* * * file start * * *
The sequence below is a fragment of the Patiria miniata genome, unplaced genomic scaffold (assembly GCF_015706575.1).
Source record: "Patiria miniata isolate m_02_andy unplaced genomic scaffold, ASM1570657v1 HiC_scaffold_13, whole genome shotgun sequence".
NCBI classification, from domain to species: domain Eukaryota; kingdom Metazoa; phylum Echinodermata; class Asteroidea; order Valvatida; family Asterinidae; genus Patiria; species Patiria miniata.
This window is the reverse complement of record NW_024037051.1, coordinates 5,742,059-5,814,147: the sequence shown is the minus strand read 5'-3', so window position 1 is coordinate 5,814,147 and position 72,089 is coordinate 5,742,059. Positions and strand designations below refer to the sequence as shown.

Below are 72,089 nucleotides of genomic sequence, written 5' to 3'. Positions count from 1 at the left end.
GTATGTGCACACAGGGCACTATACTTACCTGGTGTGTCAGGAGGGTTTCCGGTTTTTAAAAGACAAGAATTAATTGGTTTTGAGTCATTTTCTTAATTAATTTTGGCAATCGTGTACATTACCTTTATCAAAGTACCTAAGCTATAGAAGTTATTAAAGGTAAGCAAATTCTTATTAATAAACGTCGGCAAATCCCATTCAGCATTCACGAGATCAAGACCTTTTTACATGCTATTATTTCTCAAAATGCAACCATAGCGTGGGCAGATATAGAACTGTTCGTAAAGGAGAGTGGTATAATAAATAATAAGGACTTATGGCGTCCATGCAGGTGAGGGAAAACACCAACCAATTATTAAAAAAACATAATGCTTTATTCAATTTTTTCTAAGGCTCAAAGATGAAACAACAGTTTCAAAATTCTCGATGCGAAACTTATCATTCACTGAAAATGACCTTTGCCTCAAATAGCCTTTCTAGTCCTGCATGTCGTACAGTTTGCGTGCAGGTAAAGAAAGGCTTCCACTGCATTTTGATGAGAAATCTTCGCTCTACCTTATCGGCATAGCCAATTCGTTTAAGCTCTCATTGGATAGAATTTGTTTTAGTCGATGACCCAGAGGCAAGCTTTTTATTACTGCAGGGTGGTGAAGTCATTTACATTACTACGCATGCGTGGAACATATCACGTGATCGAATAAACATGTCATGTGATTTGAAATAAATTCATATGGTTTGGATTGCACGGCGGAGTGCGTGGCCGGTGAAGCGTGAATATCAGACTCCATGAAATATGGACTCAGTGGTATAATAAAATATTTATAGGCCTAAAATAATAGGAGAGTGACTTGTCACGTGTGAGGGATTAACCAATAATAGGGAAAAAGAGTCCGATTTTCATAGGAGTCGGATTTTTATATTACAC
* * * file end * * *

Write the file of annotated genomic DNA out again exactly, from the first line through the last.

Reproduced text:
The sequence below is a fragment of the Patiria miniata genome, unplaced genomic scaffold (assembly GCF_015706575.1).
Source record: "Patiria miniata isolate m_02_andy unplaced genomic scaffold, ASM1570657v1 HiC_scaffold_13, whole genome shotgun sequence".
NCBI classification, from domain to species: domain Eukaryota; kingdom Metazoa; phylum Echinodermata; class Asteroidea; order Valvatida; family Asterinidae; genus Patiria; species Patiria miniata.
This window is the reverse complement of record NW_024037051.1, coordinates 5,742,059-5,814,147: the sequence shown is the minus strand read 5'-3', so window position 1 is coordinate 5,814,147 and position 72,089 is coordinate 5,742,059. Positions and strand designations below refer to the sequence as shown.

Below are 72,089 nucleotides of genomic sequence, written 5' to 3'. Positions count from 1 at the left end.
GTATGTGCACACAGGGCACTATACTTACCTGGTGTGTCAGGAGGGTTTCCGGTTTTTAAAAGACAAGAATTAATTGGTTTTGAGTCATTTTCTTAATTAATTTTGGCAATCGTGTACATTACCTTTATCAAAGTACCTAAGCTATAGAAGTTATTAAAGGTAAGCAAATTCTTATTAATAAACGTCGGCAAATCCCATTCAGCATTCACGAGATCAAGACCTTTTTACATGCTATTATTTCTCAAAATGCAACCATAGCGTGGGCAGATATAGAACTGTTCGTAAAGGAGAGTGGTATAATAAATAATAAGGACTTATGGCGTCCATGCAGGTGAGGGAAAACACCAACCAATTATTAAAAAAACATAATGCTTTATTCAATTTTTTCTAAGGCTCAAAGATGAAACAACAGTTTCAAAATTCTCGATGCGAAACTTATCATTCACTGAAAATGACCTTTGCCTCAAATAGCCTTTCTAGTCCTGCATGTCGTACAGTTTGCGTGCAGGTAAAGAAAGGCTTCCACTGCATTTTGATGAGAAATCTTCGCTCTACCTTATCGGCATAGCCAATTCGTTTAAGCTCTCATTGGATAGAATTTGTTTTAGTCGATGACCCAGAGGCAAGCTTTTTATTACTGCAGGGTGGTGAAGTCATTTACATTACTACGCATGCGTGGAACATATCACGTGATCGAATAAACATGTCATGTGATTTGAAATAAATTCATATGGTTTGGATTGCACGGCGGAGTGCGTGGCCGGTGAAGCGTGAATATCAGACTCCATGAAATATGGACTCAGTGGTATAATAAAATATTTATAGGCCTAAAATAATAGGAGAGTGACTTGTCACGTGTGAGGGATTAACCAATAATAGGGAAAAAGAGTCCGATTTTCATAGGAGTCGGATTTTTATATTACAC